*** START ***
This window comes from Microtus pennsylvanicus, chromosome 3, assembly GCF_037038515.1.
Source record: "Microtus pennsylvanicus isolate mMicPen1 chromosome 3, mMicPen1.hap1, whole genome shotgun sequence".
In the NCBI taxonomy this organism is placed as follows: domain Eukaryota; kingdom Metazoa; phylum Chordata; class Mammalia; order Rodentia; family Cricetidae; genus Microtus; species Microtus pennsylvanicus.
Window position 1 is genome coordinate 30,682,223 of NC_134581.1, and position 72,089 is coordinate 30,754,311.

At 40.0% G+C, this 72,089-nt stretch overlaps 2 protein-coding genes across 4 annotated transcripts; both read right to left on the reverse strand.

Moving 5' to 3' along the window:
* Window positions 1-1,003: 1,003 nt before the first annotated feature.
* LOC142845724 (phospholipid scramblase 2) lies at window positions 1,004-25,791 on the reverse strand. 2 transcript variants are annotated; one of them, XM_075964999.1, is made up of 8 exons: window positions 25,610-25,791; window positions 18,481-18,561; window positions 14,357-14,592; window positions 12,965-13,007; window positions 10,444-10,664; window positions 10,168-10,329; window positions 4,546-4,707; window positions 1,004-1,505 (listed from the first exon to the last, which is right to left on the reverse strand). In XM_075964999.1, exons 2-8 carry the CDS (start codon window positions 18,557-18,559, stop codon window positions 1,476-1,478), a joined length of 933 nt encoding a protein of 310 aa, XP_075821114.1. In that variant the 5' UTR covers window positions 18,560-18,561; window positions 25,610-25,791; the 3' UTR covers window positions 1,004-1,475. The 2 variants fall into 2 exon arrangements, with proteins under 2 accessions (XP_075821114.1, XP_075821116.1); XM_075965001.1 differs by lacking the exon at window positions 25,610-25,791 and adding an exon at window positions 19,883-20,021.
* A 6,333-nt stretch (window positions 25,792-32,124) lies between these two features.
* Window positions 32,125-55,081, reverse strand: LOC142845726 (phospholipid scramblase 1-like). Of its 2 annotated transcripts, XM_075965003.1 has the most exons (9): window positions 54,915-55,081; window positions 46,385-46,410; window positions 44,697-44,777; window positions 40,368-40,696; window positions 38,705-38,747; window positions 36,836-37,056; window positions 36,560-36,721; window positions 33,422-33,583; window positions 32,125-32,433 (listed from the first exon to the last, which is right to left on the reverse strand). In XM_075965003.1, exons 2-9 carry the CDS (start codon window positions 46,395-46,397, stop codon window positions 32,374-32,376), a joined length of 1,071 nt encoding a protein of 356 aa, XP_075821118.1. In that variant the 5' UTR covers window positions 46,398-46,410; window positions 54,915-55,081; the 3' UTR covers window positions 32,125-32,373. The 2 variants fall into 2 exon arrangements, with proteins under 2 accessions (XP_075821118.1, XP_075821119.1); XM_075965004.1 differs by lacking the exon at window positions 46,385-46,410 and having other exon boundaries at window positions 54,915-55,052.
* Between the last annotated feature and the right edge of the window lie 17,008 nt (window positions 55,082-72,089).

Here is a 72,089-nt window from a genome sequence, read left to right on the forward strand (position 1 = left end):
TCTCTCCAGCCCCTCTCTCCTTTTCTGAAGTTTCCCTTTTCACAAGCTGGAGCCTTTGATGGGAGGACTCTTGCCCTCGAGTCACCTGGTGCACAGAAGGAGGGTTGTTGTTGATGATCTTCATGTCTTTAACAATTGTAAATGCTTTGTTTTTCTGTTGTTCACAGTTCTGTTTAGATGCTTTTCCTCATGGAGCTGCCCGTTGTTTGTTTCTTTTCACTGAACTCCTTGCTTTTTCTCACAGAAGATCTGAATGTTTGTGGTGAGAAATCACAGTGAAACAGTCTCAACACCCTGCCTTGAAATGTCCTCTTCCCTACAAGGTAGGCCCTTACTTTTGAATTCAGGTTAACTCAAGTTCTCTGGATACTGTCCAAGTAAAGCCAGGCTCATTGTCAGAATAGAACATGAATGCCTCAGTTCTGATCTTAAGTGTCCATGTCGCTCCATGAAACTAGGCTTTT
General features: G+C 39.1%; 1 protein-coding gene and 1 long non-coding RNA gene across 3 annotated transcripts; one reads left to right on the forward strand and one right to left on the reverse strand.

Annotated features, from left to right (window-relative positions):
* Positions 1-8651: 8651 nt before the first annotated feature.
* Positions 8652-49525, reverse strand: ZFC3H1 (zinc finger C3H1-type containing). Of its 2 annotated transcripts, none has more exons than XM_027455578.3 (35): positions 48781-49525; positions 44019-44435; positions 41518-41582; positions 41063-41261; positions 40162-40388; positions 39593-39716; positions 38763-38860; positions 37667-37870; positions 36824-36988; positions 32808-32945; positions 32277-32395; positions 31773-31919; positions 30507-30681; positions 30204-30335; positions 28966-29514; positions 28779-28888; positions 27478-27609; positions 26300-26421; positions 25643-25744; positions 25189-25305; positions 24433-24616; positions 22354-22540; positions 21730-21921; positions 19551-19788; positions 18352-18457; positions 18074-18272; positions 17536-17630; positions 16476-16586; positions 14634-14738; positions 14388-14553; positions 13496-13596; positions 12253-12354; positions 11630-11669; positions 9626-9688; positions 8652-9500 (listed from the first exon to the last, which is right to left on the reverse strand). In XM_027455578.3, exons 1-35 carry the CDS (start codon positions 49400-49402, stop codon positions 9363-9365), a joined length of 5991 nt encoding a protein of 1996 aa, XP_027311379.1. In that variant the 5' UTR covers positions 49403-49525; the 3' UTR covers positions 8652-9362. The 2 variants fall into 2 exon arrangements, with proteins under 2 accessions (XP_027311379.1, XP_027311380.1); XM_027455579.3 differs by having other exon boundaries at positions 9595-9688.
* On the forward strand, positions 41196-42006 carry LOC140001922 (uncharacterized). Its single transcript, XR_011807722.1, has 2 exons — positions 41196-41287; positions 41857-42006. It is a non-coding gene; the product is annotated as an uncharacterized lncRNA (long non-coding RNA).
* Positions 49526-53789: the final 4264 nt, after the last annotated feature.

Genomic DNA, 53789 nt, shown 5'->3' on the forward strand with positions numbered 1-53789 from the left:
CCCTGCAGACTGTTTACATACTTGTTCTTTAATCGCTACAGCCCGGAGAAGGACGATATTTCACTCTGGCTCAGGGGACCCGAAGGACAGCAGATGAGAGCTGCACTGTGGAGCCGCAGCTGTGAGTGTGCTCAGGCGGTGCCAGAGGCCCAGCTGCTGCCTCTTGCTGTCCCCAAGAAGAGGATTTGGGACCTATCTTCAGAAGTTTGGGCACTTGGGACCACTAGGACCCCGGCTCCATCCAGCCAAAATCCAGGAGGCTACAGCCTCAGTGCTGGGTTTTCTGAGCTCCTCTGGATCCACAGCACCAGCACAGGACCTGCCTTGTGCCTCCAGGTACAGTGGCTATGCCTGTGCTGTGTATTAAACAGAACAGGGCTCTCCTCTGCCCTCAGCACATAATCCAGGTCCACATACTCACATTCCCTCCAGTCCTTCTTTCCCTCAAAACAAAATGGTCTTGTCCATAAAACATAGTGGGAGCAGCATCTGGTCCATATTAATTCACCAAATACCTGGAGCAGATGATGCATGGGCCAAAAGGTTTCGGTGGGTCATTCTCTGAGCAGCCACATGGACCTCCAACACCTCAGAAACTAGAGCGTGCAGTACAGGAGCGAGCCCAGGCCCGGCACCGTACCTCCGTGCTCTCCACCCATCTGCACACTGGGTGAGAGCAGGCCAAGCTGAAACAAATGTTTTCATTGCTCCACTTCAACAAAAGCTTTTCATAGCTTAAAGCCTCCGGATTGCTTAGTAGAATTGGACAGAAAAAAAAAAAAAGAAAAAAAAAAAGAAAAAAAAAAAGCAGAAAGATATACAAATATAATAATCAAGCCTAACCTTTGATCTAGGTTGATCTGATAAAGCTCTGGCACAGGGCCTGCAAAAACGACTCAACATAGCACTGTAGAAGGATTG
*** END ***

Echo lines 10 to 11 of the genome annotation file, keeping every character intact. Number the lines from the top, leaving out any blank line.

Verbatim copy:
* Window positions 32,125-55,081, reverse strand: LOC142845726 (phospholipid scramblase 1-like). Of its 2 annotated transcripts, XM_075965003.1 has the most exons (9): window positions 54,915-55,081; window positions 46,385-46,410; window positions 44,697-44,777; window positions 40,368-40,696; window positions 38,705-38,747; window positions 36,836-37,056; window positions 36,560-36,721; window positions 33,422-33,583; window positions 32,125-32,433 (listed from the first exon to the last, which is right to left on the reverse strand). In XM_075965003.1, exons 2-9 carry the CDS (start codon window positions 46,395-46,397, stop codon window positions 32,374-32,376), a joined length of 1,071 nt encoding a protein of 356 aa, XP_075821118.1. In that variant the 5' UTR covers window positions 46,398-46,410; window positions 54,915-55,081; the 3' UTR covers window positions 32,125-32,373. The 2 variants fall into 2 exon arrangements, with proteins under 2 accessions (XP_075821118.1, XP_075821119.1); XM_075965004.1 differs by lacking the exon at window positions 46,385-46,410 and having other exon boundaries at window positions 54,915-55,052.
* Between the last annotated feature and the right edge of the window lie 17,008 nt (window positions 55,082-72,089).